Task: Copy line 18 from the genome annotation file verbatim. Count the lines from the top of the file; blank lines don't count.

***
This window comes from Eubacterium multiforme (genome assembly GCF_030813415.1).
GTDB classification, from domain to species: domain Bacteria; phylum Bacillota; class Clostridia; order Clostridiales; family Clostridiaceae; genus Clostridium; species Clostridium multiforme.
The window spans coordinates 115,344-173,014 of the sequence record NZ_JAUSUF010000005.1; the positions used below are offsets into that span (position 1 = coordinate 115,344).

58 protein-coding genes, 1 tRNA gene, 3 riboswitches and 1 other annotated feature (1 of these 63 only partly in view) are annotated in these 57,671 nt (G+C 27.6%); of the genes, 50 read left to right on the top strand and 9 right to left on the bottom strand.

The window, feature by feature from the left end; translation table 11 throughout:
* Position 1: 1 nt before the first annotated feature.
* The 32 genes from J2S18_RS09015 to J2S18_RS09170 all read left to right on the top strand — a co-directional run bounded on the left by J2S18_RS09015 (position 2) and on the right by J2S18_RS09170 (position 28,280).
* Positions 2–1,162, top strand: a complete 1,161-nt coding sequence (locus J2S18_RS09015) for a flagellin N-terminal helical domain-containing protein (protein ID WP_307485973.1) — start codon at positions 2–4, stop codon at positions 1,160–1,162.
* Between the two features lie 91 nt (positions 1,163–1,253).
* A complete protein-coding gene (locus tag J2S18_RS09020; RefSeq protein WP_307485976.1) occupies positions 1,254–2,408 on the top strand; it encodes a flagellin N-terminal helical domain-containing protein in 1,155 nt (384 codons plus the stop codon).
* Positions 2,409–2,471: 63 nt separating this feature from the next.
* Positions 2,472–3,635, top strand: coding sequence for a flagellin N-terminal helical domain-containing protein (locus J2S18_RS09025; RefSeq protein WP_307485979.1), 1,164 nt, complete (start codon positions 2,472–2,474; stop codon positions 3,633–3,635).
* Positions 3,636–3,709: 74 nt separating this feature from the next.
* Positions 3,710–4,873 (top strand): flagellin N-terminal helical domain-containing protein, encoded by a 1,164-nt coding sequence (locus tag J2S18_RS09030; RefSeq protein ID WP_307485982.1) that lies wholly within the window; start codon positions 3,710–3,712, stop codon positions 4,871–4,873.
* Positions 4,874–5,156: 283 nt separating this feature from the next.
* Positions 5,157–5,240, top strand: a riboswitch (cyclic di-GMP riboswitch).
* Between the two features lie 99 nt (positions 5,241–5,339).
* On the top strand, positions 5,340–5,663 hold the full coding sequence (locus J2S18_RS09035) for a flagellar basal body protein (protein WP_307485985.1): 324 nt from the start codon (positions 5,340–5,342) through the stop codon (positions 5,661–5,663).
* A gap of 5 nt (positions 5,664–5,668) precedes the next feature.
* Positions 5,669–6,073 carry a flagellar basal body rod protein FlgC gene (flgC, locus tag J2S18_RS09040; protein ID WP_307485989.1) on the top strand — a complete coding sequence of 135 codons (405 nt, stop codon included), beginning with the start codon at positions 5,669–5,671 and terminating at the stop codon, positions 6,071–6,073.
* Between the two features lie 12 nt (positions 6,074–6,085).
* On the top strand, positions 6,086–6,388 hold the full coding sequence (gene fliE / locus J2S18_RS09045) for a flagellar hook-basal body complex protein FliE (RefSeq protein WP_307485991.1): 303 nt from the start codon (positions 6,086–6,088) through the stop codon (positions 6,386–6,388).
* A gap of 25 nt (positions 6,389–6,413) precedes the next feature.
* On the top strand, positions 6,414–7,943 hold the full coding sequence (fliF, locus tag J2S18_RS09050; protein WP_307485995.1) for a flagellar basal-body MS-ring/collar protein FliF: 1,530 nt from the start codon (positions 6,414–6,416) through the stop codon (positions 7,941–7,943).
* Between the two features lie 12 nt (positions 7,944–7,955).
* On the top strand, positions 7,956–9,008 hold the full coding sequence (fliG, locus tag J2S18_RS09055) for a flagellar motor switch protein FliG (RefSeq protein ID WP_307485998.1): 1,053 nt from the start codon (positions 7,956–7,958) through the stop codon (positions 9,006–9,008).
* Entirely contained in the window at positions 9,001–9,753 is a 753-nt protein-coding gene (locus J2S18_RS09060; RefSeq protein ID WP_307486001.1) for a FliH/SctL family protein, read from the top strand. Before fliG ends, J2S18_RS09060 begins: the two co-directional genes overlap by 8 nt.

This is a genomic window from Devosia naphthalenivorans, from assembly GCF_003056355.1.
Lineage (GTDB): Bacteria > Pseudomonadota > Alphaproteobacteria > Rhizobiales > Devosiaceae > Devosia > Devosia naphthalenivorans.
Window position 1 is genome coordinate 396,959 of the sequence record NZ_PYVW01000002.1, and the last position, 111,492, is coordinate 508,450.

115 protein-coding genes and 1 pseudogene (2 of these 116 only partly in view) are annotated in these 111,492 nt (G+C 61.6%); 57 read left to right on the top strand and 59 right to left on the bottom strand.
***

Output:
* On the top strand, positions 5,340–5,663 hold the full coding sequence (locus J2S18_RS09035) for a flagellar basal body protein (protein WP_307485985.1): 324 nt from the start codon (positions 5,340–5,342) through the stop codon (positions 5,661–5,663).